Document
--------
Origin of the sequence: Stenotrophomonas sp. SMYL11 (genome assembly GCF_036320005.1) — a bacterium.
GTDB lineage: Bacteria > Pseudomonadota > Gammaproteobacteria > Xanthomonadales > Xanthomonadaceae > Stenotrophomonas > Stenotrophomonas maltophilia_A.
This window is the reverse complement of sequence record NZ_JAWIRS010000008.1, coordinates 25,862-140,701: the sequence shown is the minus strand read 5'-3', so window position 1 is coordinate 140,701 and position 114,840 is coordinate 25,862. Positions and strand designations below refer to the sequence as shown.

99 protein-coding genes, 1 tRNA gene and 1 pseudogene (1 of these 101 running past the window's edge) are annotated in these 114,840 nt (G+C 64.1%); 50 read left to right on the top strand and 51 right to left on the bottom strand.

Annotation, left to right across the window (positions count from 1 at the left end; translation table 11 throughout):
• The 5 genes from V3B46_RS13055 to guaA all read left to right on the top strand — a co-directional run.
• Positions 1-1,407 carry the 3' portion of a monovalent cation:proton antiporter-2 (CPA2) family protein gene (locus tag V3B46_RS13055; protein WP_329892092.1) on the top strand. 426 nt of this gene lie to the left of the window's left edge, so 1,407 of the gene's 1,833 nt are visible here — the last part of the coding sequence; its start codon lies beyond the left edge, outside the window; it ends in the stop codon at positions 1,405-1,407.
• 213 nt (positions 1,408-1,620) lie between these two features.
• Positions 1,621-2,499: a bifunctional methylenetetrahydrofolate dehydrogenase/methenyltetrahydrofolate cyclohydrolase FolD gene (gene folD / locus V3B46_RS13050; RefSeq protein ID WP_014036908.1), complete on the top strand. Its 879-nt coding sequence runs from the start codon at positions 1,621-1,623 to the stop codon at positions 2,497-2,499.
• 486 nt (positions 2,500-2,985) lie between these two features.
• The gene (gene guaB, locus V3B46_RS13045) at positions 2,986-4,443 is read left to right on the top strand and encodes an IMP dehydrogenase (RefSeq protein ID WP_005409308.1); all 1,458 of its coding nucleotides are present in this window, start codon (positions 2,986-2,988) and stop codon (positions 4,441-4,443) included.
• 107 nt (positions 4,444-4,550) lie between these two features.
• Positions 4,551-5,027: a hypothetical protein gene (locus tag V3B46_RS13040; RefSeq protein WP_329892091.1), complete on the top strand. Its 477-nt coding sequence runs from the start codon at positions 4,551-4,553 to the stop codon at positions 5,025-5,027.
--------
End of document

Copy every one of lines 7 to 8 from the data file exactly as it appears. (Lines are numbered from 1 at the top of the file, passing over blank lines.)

• Positions 1-1,407 carry the 3' portion of a monovalent cation:proton antiporter-2 (CPA2) family protein gene (locus tag V3B46_RS13055; protein WP_329892092.1) on the top strand. 426 nt of this gene lie to the left of the window's left edge, so 1,407 of the gene's 1,833 nt are visible here — the last part of the coding sequence; its start codon lies beyond the left edge, outside the window; it ends in the stop codon at positions 1,405-1,407.
• 213 nt (positions 1,408-1,620) lie between these two features.